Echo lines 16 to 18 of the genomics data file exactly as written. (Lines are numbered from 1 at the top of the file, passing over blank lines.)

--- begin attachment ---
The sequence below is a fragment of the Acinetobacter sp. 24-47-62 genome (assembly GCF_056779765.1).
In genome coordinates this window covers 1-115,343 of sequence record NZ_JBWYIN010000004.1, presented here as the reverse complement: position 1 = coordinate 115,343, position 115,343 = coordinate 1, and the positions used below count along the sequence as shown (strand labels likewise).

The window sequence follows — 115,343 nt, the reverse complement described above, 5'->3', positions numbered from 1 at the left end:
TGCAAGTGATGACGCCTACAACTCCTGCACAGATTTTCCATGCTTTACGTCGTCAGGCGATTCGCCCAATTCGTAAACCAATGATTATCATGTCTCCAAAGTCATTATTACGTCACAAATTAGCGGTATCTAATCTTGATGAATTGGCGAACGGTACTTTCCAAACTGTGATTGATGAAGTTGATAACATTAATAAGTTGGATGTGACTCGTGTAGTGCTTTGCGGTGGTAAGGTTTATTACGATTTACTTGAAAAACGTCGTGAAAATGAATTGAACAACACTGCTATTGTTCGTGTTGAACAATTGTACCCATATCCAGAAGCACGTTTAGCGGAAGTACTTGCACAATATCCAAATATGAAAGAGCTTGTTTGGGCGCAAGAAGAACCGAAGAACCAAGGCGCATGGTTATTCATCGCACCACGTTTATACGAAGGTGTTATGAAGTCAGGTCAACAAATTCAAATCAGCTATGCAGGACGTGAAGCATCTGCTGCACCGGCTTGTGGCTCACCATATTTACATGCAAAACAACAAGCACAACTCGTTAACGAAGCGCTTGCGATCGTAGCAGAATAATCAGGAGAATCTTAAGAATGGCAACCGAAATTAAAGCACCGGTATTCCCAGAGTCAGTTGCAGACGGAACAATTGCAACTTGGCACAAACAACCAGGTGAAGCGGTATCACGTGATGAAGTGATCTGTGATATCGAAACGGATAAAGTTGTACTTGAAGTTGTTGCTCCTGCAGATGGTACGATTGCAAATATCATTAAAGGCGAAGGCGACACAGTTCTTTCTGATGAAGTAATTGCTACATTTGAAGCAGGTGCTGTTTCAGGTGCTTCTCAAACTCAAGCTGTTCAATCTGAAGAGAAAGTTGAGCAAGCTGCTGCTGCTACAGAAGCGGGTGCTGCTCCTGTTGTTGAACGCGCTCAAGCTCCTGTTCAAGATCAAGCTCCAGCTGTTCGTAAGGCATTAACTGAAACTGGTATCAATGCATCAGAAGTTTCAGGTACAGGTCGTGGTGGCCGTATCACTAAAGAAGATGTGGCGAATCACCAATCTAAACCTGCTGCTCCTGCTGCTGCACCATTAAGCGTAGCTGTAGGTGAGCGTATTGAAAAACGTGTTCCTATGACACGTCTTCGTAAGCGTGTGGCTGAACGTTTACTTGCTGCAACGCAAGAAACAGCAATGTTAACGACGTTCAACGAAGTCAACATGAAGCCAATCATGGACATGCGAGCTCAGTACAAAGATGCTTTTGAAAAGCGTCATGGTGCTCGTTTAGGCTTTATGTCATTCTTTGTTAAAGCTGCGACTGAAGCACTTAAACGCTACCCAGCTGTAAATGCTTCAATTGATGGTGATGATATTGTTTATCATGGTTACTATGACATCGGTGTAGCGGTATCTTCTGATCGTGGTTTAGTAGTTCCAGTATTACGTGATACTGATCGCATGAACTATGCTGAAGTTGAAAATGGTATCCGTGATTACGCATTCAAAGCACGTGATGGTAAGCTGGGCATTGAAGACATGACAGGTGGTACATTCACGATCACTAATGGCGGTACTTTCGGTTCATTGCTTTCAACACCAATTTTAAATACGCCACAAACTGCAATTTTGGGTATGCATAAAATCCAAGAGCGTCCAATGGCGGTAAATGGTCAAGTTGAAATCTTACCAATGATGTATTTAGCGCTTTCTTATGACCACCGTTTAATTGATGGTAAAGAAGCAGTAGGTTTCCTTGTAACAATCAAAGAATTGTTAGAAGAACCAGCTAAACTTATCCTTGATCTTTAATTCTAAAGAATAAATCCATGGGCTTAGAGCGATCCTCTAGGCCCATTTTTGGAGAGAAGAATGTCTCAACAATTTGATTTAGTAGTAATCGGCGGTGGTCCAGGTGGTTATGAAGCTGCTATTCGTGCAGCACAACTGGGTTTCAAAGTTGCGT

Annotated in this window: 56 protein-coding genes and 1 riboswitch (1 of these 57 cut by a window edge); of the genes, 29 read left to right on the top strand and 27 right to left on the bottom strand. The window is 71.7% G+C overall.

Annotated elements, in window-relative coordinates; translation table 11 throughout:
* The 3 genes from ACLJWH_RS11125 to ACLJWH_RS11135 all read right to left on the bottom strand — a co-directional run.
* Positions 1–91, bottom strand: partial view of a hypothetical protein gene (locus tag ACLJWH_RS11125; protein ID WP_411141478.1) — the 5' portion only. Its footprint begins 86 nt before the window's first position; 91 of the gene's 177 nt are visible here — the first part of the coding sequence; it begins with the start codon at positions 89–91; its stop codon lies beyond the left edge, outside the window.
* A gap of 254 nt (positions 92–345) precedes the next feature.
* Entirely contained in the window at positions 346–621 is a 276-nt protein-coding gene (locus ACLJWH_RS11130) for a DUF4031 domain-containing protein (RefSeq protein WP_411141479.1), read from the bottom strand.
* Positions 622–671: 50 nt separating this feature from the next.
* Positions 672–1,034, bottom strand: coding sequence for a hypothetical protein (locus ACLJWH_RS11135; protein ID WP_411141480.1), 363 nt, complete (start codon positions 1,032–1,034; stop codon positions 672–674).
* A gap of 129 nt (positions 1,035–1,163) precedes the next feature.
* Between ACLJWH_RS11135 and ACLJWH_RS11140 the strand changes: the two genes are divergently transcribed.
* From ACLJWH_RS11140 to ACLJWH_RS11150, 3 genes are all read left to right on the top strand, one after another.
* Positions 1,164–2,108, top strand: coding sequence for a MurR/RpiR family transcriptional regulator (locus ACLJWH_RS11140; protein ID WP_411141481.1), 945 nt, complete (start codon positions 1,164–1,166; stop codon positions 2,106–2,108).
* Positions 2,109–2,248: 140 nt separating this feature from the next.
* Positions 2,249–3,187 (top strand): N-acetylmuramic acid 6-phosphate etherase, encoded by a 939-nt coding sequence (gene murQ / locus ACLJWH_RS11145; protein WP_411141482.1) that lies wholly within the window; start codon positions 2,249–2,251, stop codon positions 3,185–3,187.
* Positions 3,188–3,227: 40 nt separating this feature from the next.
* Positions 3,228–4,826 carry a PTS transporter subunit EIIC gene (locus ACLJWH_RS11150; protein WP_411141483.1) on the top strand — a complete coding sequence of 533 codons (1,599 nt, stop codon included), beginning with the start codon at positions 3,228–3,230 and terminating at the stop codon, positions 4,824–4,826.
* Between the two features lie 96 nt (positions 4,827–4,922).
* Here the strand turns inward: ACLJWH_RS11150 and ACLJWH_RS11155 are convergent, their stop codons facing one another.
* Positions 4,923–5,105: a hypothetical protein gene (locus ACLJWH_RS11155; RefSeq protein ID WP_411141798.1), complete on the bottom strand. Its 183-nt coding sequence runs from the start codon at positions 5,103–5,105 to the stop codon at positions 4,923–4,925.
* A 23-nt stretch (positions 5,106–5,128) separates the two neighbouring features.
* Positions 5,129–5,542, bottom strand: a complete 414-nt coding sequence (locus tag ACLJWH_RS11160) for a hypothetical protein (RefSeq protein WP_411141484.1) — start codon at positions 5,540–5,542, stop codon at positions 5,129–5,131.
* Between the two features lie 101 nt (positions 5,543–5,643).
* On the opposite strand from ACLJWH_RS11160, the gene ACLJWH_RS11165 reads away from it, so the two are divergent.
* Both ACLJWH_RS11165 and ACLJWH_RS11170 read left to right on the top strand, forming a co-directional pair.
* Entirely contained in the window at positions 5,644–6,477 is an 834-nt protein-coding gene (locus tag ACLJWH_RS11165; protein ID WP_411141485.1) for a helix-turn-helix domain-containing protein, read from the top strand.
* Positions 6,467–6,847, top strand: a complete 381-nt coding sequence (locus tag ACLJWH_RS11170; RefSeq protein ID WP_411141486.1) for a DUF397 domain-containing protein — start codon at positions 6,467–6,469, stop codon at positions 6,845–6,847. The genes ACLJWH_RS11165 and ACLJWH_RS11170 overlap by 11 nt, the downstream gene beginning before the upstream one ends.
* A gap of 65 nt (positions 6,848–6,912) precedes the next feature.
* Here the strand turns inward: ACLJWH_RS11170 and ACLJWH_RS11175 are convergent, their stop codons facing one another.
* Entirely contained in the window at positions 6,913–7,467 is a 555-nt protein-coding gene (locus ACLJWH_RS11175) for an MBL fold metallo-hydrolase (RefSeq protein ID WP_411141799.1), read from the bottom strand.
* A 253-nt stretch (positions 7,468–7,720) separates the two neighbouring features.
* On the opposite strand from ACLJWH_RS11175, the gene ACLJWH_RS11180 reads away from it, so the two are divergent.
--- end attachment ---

* Positions 1,164–2,108, top strand: coding sequence for a MurR/RpiR family transcriptional regulator (locus ACLJWH_RS11140; protein ID WP_411141481.1), 945 nt, complete (start codon positions 1,164–1,166; stop codon positions 2,106–2,108).
* Positions 2,109–2,248: 140 nt separating this feature from the next.
* Positions 2,249–3,187 (top strand): N-acetylmuramic acid 6-phosphate etherase, encoded by a 939-nt coding sequence (gene murQ / locus ACLJWH_RS11145; protein WP_411141482.1) that lies wholly within the window; start codon positions 2,249–2,251, stop codon positions 3,185–3,187.